“Look, look!” The strangers around me were shouting and pointing. I spun around. From my position halfway across the Brooklyn Bridge, I could see a large circle of light on the Verizon building, prominent in the New York City skyline. Inside the circle were three symbols that would have meant very little just three months earlier. But on that day, November 17, 2011, they were a beacon of hope and a cause for celebration, two nines and a percentage sign.
“We! Are! The ninety-nine percent!” We shouted in time to the flashing symbols as we took part in our protest march, delighting in this surprise subversion of corporate space. We laughed and cheered as the messages changed, scrolling through favorite chants. Finally the display reached its conclusion: Happy Birthday Occupy Wall Street! The social movement that had started with a motley crew of activists camping out in Zuccotti Park turned two months old that day.
The dose of joy was sorely needed. Two days earlier, I awoke to frantic messages on my phone. The police had arrived in the middle of the night and torn down the tent city I had come to love during my shifts with Protest Chaplains–NYC. I rushed down. The tents, kitchen, and library, the diverse and passionate crowds, were gone, revealing bare concrete guarded by police.
So we carried visceral anger and fresh sadness with us as we marched on November 17. Still, we celebrated. We celebrated because we knew we had already changed the world. The Occupy movement had shifted the national conversation about economic and political issues. We had encouraged folks to come together and live into their values in radical ways. So we celebrated our victories in the face of recent heartbreak and defeat.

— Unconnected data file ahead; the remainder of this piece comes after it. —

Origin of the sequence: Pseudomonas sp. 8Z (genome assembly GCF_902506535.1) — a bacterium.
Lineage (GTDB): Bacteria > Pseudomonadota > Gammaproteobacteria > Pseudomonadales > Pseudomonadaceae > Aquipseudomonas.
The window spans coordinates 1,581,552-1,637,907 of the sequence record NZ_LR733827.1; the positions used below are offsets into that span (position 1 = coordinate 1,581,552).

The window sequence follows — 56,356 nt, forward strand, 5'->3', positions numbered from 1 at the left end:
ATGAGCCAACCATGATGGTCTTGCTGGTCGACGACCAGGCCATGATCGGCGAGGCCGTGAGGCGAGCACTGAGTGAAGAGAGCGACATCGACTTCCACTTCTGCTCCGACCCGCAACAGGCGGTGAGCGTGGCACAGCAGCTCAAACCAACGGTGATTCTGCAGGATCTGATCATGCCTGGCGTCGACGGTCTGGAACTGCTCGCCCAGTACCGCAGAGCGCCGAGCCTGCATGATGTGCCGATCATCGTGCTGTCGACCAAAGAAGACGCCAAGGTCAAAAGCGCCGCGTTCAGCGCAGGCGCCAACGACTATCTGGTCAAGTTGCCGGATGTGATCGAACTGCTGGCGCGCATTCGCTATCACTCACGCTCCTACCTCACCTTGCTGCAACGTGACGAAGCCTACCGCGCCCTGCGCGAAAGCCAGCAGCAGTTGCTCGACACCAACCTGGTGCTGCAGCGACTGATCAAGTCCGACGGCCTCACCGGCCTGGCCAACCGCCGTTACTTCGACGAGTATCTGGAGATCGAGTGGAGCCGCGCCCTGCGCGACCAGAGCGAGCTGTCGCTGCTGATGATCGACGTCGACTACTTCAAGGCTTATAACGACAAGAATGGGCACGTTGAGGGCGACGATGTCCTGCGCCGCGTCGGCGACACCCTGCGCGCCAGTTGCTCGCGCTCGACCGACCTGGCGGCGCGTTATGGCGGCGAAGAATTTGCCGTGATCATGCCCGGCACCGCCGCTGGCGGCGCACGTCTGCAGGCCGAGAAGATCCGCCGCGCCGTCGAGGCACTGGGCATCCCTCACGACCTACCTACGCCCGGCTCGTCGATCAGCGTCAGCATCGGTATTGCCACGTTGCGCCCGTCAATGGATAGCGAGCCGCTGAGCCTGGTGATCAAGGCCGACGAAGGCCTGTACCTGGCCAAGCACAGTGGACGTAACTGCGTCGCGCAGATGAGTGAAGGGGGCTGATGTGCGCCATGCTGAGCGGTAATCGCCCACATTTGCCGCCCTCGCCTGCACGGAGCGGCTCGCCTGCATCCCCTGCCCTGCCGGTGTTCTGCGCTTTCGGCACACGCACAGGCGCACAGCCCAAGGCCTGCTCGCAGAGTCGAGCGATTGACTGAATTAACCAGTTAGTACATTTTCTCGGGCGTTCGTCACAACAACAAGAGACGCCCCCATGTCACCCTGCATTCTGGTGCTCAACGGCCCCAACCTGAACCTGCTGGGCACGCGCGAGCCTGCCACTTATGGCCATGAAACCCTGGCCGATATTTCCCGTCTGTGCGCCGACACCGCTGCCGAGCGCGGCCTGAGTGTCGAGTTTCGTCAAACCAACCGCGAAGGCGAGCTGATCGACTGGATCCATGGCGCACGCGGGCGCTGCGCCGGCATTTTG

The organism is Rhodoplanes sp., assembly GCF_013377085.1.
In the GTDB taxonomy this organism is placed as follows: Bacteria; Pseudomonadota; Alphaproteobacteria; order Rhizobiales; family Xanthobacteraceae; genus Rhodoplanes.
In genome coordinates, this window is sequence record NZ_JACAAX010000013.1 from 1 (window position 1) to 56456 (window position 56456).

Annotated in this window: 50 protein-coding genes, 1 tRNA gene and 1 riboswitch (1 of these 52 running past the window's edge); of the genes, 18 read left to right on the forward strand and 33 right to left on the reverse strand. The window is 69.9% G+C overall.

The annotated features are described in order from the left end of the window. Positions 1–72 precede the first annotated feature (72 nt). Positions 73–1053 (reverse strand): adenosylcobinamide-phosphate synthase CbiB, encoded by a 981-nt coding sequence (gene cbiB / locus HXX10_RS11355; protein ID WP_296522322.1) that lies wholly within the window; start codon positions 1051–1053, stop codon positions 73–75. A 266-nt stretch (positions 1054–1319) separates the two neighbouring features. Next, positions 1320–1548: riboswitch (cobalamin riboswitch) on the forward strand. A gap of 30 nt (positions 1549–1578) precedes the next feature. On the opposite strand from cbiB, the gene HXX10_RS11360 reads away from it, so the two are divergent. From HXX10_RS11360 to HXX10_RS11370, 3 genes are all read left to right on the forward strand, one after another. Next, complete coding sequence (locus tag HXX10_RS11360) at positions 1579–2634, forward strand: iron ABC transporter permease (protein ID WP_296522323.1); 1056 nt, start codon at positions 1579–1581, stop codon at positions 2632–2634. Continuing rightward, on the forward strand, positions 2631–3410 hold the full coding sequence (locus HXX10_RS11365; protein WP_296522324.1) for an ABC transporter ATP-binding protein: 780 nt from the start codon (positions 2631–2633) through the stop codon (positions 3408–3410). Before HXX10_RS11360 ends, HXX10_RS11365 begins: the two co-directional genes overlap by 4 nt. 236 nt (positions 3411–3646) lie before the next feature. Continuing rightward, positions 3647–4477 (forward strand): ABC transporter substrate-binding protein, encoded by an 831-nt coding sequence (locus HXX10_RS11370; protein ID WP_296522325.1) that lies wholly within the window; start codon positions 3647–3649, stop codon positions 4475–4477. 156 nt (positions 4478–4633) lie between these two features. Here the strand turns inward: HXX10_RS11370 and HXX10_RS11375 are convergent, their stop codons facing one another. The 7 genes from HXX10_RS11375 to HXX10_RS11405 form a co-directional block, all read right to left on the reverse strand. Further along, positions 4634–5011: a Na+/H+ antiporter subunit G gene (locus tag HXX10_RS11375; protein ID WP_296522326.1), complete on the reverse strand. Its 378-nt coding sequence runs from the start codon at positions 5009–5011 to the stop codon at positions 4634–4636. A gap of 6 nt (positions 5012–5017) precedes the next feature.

We knew the road ahead would be rough. When Zuccotti was raided, the occupiers had become homeless. Still, we hoped. Our hope that night was not rooted in optimism for the future but in the reality of our powerful gathering. It grew from the certainty that we were standing on the side of love that night as we marched. It was nourished by the sense of connection we felt as we danced and sang and hooted with joy, the loving interconnection that sustains all life, that which I call God.
We must dare to hope and celebrate in that manner. We have faced disappointments and instances of defeat. We have seen the brokenness in individuals and social systems. And yet, we must celebrate. We must celebrate who we are and how we are changing lives, communities, laws, and society for the better.
When we celebrate our highest values and find that sacred hope within us, we are spiritually energized and driven in divine directions. We are moved toward one another, into loving interconnection, into deeper relationship with all that is holy.